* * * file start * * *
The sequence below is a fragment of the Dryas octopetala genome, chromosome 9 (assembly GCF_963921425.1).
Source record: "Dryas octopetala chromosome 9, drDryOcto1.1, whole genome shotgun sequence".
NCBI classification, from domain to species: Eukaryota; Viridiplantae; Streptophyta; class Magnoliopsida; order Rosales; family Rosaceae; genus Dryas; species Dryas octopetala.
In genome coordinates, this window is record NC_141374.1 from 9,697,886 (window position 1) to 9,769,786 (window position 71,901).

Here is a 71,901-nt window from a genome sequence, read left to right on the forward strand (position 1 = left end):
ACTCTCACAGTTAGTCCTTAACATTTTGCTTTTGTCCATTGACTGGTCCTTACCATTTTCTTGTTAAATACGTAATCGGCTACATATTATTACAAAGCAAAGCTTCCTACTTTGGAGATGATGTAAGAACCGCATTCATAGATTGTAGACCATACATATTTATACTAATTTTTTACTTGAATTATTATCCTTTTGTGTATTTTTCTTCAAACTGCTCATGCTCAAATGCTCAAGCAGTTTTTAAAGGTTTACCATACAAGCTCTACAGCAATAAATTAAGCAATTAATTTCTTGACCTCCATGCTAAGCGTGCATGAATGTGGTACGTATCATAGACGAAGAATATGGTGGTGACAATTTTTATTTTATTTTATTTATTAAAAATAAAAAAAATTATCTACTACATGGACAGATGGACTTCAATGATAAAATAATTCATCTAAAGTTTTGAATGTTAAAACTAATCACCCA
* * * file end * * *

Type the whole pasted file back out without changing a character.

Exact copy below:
The sequence below is a fragment of the Dryas octopetala genome, chromosome 9 (assembly GCF_963921425.1).
Source record: "Dryas octopetala chromosome 9, drDryOcto1.1, whole genome shotgun sequence".
NCBI classification, from domain to species: Eukaryota; Viridiplantae; Streptophyta; class Magnoliopsida; order Rosales; family Rosaceae; genus Dryas; species Dryas octopetala.
In genome coordinates, this window is record NC_141374.1 from 9,697,886 (window position 1) to 9,769,786 (window position 71,901).

Here is a 71,901-nt window from a genome sequence, read left to right on the forward strand (position 1 = left end):
ACTCTCACAGTTAGTCCTTAACATTTTGCTTTTGTCCATTGACTGGTCCTTACCATTTTCTTGTTAAATACGTAATCGGCTACATATTATTACAAAGCAAAGCTTCCTACTTTGGAGATGATGTAAGAACCGCATTCATAGATTGTAGACCATACATATTTATACTAATTTTTTACTTGAATTATTATCCTTTTGTGTATTTTTCTTCAAACTGCTCATGCTCAAATGCTCAAGCAGTTTTTAAAGGTTTACCATACAAGCTCTACAGCAATAAATTAAGCAATTAATTTCTTGACCTCCATGCTAAGCGTGCATGAATGTGGTACGTATCATAGACGAAGAATATGGTGGTGACAATTTTTATTTTATTTTATTTATTAAAAATAAAAAAAATTATCTACTACATGGACAGATGGACTTCAATGATAAAATAATTCATCTAAAGTTTTGAATGTTAAAACTAATCACCCA